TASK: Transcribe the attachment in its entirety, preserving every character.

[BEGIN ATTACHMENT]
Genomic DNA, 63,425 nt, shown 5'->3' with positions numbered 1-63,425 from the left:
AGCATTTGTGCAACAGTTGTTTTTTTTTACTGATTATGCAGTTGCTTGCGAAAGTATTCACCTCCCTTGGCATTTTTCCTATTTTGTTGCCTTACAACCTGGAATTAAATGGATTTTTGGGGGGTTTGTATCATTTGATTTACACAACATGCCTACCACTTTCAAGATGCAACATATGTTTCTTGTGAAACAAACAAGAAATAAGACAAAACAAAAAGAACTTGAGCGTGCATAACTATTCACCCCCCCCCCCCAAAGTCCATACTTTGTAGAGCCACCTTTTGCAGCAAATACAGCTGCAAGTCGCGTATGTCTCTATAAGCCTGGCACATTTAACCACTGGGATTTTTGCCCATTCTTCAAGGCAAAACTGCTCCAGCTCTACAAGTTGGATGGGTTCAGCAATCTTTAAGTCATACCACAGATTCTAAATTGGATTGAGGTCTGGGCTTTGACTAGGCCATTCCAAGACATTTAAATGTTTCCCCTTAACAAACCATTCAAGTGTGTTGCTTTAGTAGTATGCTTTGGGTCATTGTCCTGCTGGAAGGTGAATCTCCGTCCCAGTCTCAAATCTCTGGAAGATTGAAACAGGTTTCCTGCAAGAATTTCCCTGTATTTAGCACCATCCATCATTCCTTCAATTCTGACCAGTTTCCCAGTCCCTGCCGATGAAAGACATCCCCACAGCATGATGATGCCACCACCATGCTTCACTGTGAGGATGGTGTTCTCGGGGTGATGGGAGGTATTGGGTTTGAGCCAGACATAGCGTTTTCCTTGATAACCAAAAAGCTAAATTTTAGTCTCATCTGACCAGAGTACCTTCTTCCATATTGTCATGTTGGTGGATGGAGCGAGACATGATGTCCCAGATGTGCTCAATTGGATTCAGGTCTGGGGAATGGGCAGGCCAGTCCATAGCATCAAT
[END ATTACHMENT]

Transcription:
Genomic DNA, 63,425 nt, shown 5'->3' with positions numbered 1-63,425 from the left:
AGCATTTGTGCAACAGTTGTTTTTTTTTACTGATTATGCAGTTGCTTGCGAAAGTATTCACCTCCCTTGGCATTTTTCCTATTTTGTTGCCTTACAACCTGGAATTAAATGGATTTTTGGGGGGTTTGTATCATTTGATTTACACAACATGCCTACCACTTTCAAGATGCAACATATGTTTCTTGTGAAACAAACAAGAAATAAGACAAAACAAAAAGAACTTGAGCGTGCATAACTATTCACCCCCCCCCCCCAAAGTCCATACTTTGTAGAGCCACCTTTTGCAGCAAATACAGCTGCAAGTCGCGTATGTCTCTATAAGCCTGGCACATTTAACCACTGGGATTTTTGCCCATTCTTCAAGGCAAAACTGCTCCAGCTCTACAAGTTGGATGGGTTCAGCAATCTTTAAGTCATACCACAGATTCTAAATTGGATTGAGGTCTGGGCTTTGACTAGGCCATTCCAAGACATTTAAATGTTTCCCCTTAACAAACCATTCAAGTGTGTTGCTTTAGTAGTATGCTTTGGGTCATTGTCCTGCTGGAAGGTGAATCTCCGTCCCAGTCTCAAATCTCTGGAAGATTGAAACAGGTTTCCTGCAAGAATTTCCCTGTATTTAGCACCATCCATCATTCCTTCAATTCTGACCAGTTTCCCAGTCCCTGCCGATGAAAGACATCCCCACAGCATGATGATGCCACCACCATGCTTCACTGTGAGGATGGTGTTCTCGGGGTGATGGGAGGTATTGGGTTTGAGCCAGACATAGCGTTTTCCTTGATAACCAAAAAGCTAAATTTTAGTCTCATCTGACCAGAGTACCTTCTTCCATATTGTCATGTTGGTGGATGGAGCGAGACATGATGTCCCAGATGTGCTCAATTGGATTCAGGTCTGGGGAATGGGCAGGCCAGTCCATAGCATCAAT